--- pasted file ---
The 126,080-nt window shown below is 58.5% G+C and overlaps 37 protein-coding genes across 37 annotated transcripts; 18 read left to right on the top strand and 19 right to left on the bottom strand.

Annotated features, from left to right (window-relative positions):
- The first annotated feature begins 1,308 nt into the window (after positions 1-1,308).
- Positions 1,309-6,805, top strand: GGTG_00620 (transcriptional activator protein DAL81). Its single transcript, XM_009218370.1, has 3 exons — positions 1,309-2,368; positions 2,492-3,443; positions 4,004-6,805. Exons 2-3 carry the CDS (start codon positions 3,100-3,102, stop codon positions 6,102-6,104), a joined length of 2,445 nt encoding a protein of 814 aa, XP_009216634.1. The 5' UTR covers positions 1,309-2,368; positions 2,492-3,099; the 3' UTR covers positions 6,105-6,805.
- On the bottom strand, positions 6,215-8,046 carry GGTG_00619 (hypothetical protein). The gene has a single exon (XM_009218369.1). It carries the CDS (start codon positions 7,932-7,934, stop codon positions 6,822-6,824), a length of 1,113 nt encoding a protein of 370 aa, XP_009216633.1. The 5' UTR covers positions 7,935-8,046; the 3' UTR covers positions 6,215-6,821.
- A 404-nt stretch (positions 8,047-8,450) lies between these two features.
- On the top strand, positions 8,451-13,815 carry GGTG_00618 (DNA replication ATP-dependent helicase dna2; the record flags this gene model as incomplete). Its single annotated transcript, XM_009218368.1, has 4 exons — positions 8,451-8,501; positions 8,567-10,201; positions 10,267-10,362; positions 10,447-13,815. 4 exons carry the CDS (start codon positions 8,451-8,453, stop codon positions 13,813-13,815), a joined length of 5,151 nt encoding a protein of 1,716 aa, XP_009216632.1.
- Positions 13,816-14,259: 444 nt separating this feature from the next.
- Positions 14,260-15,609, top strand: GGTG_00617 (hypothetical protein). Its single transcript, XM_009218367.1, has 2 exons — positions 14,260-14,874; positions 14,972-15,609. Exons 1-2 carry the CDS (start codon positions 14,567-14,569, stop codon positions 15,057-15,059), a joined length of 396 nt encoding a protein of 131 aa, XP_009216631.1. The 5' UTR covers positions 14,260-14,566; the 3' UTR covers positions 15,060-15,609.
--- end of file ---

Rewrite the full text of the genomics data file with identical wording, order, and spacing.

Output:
The 126,080-nt window shown below is 58.5% G+C and overlaps 37 protein-coding genes across 37 annotated transcripts; 18 read left to right on the top strand and 19 right to left on the bottom strand.

Annotated features, from left to right (window-relative positions):
- The first annotated feature begins 1,308 nt into the window (after positions 1-1,308).
- Positions 1,309-6,805, top strand: GGTG_00620 (transcriptional activator protein DAL81). Its single transcript, XM_009218370.1, has 3 exons — positions 1,309-2,368; positions 2,492-3,443; positions 4,004-6,805. Exons 2-3 carry the CDS (start codon positions 3,100-3,102, stop codon positions 6,102-6,104), a joined length of 2,445 nt encoding a protein of 814 aa, XP_009216634.1. The 5' UTR covers positions 1,309-2,368; positions 2,492-3,099; the 3' UTR covers positions 6,105-6,805.
- On the bottom strand, positions 6,215-8,046 carry GGTG_00619 (hypothetical protein). The gene has a single exon (XM_009218369.1). It carries the CDS (start codon positions 7,932-7,934, stop codon positions 6,822-6,824), a length of 1,113 nt encoding a protein of 370 aa, XP_009216633.1. The 5' UTR covers positions 7,935-8,046; the 3' UTR covers positions 6,215-6,821.
- A 404-nt stretch (positions 8,047-8,450) lies between these two features.
- On the top strand, positions 8,451-13,815 carry GGTG_00618 (DNA replication ATP-dependent helicase dna2; the record flags this gene model as incomplete). Its single annotated transcript, XM_009218368.1, has 4 exons — positions 8,451-8,501; positions 8,567-10,201; positions 10,267-10,362; positions 10,447-13,815. 4 exons carry the CDS (start codon positions 8,451-8,453, stop codon positions 13,813-13,815), a joined length of 5,151 nt encoding a protein of 1,716 aa, XP_009216632.1.
- Positions 13,816-14,259: 444 nt separating this feature from the next.
- Positions 14,260-15,609, top strand: GGTG_00617 (hypothetical protein). Its single transcript, XM_009218367.1, has 2 exons — positions 14,260-14,874; positions 14,972-15,609. Exons 1-2 carry the CDS (start codon positions 14,567-14,569, stop codon positions 15,057-15,059), a joined length of 396 nt encoding a protein of 131 aa, XP_009216631.1. The 5' UTR covers positions 14,260-14,566; the 3' UTR covers positions 15,060-15,609.